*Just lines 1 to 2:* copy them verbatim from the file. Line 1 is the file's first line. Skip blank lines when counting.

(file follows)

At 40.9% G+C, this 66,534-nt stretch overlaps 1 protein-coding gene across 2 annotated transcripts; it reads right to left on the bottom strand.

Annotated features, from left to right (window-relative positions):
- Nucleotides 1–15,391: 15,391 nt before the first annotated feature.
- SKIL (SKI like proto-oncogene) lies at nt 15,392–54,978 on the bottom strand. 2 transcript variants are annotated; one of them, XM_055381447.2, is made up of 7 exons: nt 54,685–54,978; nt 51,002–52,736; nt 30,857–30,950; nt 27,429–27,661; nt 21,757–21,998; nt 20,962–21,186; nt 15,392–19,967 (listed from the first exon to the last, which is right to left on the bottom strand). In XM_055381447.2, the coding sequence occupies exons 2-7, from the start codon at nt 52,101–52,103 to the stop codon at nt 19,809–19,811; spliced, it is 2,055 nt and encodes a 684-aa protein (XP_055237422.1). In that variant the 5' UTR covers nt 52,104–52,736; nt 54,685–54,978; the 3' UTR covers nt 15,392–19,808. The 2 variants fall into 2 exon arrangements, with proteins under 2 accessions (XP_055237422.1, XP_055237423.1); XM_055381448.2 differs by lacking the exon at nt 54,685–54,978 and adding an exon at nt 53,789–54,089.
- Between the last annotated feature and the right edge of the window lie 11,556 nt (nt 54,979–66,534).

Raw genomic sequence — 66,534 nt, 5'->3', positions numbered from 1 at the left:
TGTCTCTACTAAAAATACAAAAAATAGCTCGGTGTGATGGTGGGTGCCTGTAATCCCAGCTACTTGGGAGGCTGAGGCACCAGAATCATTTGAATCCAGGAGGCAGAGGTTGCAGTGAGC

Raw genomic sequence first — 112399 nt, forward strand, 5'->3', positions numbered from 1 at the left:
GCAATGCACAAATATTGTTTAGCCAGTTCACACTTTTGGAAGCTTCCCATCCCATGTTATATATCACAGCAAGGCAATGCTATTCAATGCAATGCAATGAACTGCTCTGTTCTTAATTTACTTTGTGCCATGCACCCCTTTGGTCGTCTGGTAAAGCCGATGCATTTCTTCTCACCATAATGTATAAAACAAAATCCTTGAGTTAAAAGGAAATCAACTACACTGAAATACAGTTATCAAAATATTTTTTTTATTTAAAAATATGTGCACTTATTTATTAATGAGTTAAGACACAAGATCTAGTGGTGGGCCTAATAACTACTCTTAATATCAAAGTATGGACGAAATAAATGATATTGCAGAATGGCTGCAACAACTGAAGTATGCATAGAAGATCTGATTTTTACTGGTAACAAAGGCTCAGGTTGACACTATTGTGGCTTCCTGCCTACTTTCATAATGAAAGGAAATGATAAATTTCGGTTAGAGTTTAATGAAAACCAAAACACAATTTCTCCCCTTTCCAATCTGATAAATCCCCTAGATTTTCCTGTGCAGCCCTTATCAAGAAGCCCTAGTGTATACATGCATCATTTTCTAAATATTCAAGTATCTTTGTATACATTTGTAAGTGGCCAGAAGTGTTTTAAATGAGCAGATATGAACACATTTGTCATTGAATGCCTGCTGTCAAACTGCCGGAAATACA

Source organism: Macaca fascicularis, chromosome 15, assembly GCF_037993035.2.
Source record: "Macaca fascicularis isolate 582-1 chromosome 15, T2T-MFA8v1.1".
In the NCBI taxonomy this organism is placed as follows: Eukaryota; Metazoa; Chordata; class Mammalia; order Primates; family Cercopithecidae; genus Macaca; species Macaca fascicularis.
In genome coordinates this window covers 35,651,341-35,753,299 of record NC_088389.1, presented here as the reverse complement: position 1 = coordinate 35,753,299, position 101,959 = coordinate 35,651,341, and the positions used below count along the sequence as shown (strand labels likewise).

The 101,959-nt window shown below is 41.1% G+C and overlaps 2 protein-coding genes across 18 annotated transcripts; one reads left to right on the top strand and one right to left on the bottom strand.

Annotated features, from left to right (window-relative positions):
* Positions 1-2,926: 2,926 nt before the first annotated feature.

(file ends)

At 40.9% G+C, this 66,534-nt stretch overlaps 1 protein-coding gene across 2 annotated transcripts; it reads right to left on the bottom strand.

Annotated features, from left to right (window-relative positions):